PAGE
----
The hunger to excel

Date:   Monday , September 03, 2007

Over the last one month, I have had the opportunity to interact with who’s who of Global Indians—from Rajat Gupta of McKinsey to Vinod Khosla, the renowned venture capitalist to Narayana Murthy of Infosys to Vivek Mansingh of Dell India R&D.

I asked several of them to compare their global experience versus the experience of working with Indian corporations. Everyone unanimously said, "hunger to excel" is quite visible among the Indian management.

If applied to our own career strategy, ‘hunger to excel’ index would create a basket of new challenging tasks that we could handle.

Hunger alone is not sufficient to ensure success on a global playing field. One needs to learn from the best practices around.

For this issue, we invited some of the senior technology executives to share their ideas, perspectives and experiences on building high-performance and cohesive teams. Our hope is that managers across technology companies will communicate with each other remotely yet share their distilled knowledge on various issues. Our intent is to facilitate discussion among managers of the high tech industry. As this process unfolds, we would like to see many more technology professionals taking the lead.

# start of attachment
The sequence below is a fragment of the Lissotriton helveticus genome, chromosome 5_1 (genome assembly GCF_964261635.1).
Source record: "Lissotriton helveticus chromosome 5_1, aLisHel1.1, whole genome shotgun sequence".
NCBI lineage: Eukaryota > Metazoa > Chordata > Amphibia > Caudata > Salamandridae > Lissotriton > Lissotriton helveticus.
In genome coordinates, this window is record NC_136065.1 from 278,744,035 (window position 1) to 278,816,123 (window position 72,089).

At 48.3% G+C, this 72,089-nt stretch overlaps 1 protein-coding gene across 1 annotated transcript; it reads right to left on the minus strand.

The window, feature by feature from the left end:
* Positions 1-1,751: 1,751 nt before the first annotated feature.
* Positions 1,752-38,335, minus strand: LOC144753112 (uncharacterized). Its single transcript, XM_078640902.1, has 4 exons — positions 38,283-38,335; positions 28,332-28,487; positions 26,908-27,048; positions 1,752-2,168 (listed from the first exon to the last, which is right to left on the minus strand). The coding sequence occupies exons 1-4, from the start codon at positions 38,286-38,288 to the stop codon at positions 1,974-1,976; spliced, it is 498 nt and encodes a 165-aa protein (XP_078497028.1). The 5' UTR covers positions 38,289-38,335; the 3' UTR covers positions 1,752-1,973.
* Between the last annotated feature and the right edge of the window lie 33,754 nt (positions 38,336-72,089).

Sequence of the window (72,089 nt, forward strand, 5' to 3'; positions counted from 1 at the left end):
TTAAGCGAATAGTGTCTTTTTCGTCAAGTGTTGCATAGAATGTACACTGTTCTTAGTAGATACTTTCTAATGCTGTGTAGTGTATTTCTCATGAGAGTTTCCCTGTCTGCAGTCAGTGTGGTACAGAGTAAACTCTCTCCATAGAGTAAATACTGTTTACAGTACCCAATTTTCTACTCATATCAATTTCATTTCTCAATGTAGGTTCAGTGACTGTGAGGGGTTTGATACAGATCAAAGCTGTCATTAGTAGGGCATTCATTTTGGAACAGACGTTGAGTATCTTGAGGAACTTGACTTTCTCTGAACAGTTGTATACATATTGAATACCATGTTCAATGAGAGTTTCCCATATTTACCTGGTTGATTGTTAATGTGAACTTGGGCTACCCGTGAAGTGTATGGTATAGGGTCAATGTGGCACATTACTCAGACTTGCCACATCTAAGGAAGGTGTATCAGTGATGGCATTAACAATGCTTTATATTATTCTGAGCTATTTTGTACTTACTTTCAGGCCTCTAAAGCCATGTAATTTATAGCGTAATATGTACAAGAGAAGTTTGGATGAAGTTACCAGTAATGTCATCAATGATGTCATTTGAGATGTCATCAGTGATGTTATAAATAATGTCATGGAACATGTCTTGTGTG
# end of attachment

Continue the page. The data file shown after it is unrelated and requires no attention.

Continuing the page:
While this happens, we need to keep in mind that today’s leadership teams grew up and advanced in an environment where there was a scarcity of jobs. Those who did rise to the top prospered in an intensely competitive environment. Probably it was this ‘scarcity’ which drew them to excel.

Contrast this with today’s scenario. There are plenty of jobs but limited pool of ‘qualified’ talent. This is similar to the developed nations where there was a relative shortage of talent compared to positions that needed to be filled to support a thriving economy. The factors driving to excel in such a scenario are quite different. Think over.

Please do share your thoughts with us.

Pradeep Shnakar